Obedience when God calls

Bible Readings

  • Jeremiah 1:4-14
  • Jeremiah 20:7-18

Introduction

Dear brothers and sisters in the Lord,

There were times in the history of the Church of Jesus Christ when those who were elected as leaders saw themselves as somewhat elevated above the rest of the body of Christ.  It is still the case in some denominations.  The Pope is the pontiff, the supreme and sovereign leader, seen as the representative of Christ on earth.  Cardinals and Bishops are venerated.  Some live in luxurious mansions, and they mix with influential civic leaders, sharing dinners and titles with them. Even in the Presbyterian Church those men who achieved some ranking and importance in society were elected as elders as a form of recognition by the church community as notable people.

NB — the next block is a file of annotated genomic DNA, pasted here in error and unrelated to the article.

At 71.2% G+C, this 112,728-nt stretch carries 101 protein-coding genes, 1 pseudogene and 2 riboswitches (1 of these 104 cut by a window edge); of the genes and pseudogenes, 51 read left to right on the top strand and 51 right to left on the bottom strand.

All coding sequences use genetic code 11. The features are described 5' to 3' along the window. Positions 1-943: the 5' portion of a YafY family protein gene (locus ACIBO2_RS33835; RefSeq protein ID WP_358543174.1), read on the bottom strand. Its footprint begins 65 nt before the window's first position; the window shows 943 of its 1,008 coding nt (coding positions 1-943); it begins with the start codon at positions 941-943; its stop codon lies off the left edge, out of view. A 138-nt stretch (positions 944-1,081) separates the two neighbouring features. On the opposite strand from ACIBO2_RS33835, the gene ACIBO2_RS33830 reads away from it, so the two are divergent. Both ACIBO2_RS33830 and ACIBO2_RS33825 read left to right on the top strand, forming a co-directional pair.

In Biblical times the High Priestly family, the Pharisees, Sadducees and others of the Jewish Council assigned to themselves positions of fame.   There was a time that there was hardly any separation between political and ecclesiastical power. These folk surrounded themselves with prophets who became the mouthpieces of the political authorities.

All of this can’t be further from the Biblical calling of people called by God to lead his people.  That’s why God had to call other men like Elijah, Isaiah, Jeremiah, Ezekiel and all the others whose writings are now part of the Bible.

These men knew nothing about being elevated or venerated by the people.  If anything, they were despised, rejected, poorly treated, jailed and killed.

Jesus called his disciples and in his first sermon to them, He made this remark: